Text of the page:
The next day, Thursday, May 7th, Gerard picked me up in his police car and we went to a couple of Amsterdam police stations. While going to one location to another he showed me some of the “hot spots” in the city. Our final destination was the Dutch Marine Base, the Koninklijke Marine, in District 1; the center of Amsterdam. This jurisdiction includes 210 kilometers of canals and waterways that must be patrolled. At the Marine Base the Amsterdam Police Department has a Harbor Patrol Unit. I had a chance to meet with the commander of the unit, Inspector Vos, and she was very hospitable and gave me a verbal history of the unit. I then met most of the personnel working in the unit, and I could have not been more welcomed. They treated me like one of their own. Gerard is working on a defensive tactics program for the Harbor Patrol Unit and wanted me to contribute my ideas to the program. I have had a lot of maritime operations training. I have had the privilege of being a student, an assistant instructor, and a primary instructor for many different courses: Tactical Swimmer, Tactical SCUBA, Boat Interdiction, Ship Interdiction, Search & Recovery, and GOPLAT Interdiction (Gas & Oil Platform). I have trained with the U.S. Marines, U.S. Navy, U.S. Coast Guard, Honolulu Police SWAT (Maritime), North Miami Police (Maritime), and a dozen others. It had been several years since I was “in the water,” but having a chance to train in the waterways of Amsterdam was like getting back on a bicycle. Of course, I also had a chance to learn a few Dutch techniques and tactics. It is always a two way street in the world of tactics.
The first vessel we boarded was a De Greuns B.V. Kruiplijn-Patrouillevaartuig built in 2003. The vessel is 11.20 meters long and has an enclosed pilot cabin. Gerard and I were transported on this vessel to the training area in open water. A second watercraft, a Duarry inflatable hull single engine patrol boat, followed us to the location. Once there the Maritime officers showed us their arrest techniques and their procedure for transferring an arrestee from one vessel to another. Gerard and I then quickly came up with various solutions to their unique environment, and then actually practiced them.
We then went to a second training location to practice getting a prisoner onto dry land from a vessel. In some areas this is not a problem where there are boat docks, but the problem we were told to solve involved getting them up onto industrial docks that are designed for large ships, not small vessels. It’s not just a matter of arrest techniques, but general water safety as well. In addition, foul weather situations must also be a consideration.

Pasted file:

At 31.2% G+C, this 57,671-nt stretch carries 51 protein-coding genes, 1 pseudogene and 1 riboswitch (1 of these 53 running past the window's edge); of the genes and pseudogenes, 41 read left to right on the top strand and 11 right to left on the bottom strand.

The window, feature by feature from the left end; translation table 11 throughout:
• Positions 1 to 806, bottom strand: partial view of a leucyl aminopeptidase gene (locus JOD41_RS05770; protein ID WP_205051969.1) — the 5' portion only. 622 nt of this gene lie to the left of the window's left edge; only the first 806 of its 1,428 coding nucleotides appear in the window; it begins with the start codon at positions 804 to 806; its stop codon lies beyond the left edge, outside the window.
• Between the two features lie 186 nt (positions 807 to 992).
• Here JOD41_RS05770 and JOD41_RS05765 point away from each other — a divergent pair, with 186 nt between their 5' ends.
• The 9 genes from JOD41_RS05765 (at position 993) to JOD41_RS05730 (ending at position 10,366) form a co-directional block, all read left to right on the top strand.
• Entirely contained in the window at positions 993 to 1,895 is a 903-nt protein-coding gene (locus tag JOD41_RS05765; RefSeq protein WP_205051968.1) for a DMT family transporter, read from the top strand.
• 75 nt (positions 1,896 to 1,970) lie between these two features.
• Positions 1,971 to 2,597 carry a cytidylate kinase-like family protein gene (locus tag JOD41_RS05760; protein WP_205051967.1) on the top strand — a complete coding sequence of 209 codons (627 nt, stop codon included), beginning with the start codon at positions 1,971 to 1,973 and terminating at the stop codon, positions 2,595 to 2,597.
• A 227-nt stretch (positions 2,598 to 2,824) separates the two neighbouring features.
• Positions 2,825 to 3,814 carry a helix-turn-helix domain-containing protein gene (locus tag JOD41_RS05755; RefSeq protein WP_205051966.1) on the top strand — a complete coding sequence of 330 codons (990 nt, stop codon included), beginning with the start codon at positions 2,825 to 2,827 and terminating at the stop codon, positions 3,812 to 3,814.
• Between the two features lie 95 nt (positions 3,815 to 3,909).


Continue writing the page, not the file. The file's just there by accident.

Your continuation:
After the training had ended the captain of the small speed boat asked me if I’d like a tour of Amsterdam in the police boat. Of course, I could not turn down the offer. We went right into the heart of Amsterdam on some of the major canals.
The next day I had to report to work at the Politie Amsterdam-Amstelland Complex Over-Amstel at 07:30 hours to teach my course to 17 Amsterdam Police instructors (each of them teach firearms, tactics, and defensive tactics). According to Inspector Gerard Willemsen I am the only foreigner ever invited to teach at this central training facility, even to this day. I was first invited to teach there in 2007, and then again this month. Gerard told me, “We have a lot of people coming to us from all over the world asking us if they could train us here, but we don’t accept them. When I told you the last time, ‘you are in’ I meant that YOU ARE IN.”
For this recent trip I was invited by Gerard with the full approval of the Unit Chief who is in charge of all training. Beside the 17 men and women that I was tasked to train he is also over the additional instructors who teach law course, procedural courses, management courses, as well as a police academy staff, who are also located in the same complex. The facility is big and modern; built in 2000.
I already knew about a third of the instructors I was teaching from my previous trips, and my new students were just as professional and hospitable. What they all wanted from me was to teach them Police Knife Survival course and select those techniques they feel will best fit their new knife defense program, which will be official standard training doctrine. Starting in July 1st, and lasting an entire year, these instructors will teach the techniques and training methods I taught them to 3,000 Amsterdam police officers during this year. They will even have my name listed as one of their top sources on the manual. The official title of the program will be MES PROGRAM (Dutch for Knife Program). I also had two Utrecht Police defensive tactics instructors attend my training, and they will take the information back to their department. One of the trainers is Eric Hein who is also one of my Level 1 instructors, and he has been a big fan of my Reality-Based Personal Protection system for years and has even written articles about it. In fact, a few of the Amsterdam Police instructors in this MES PROGRAM are also my own Level 1 and Level 2 certified instructors. After the debriefing I suspect that the material that will go into the program will be my Knife Avoidance Drill, the Jim Wagner Knife Disarm Rule, and Self and Partner Triage and First Aid, along with some real-world scenarios that we conducted both indoors and outdoors in an urban environment.
All of these instructors were highly competent with the material I taught them, and I know that this program will help make 3,000 more police officers safer.
As soon as I finished my lesson Gerard Willemsen presented me with a Letter of Appreciation and one of the other officers gave me a police sports shirt. I then immediately headed to the Amsterdam Central Train Station and caught a train to Dusseldorf, Germany. I then took two short trips and I finally made it into Solingen Mitte at 22:00 hours. The next day I had to teach a two-day Women’s Survival course at the Jim Wagner Reality-Based Personal Protection European Headquarters.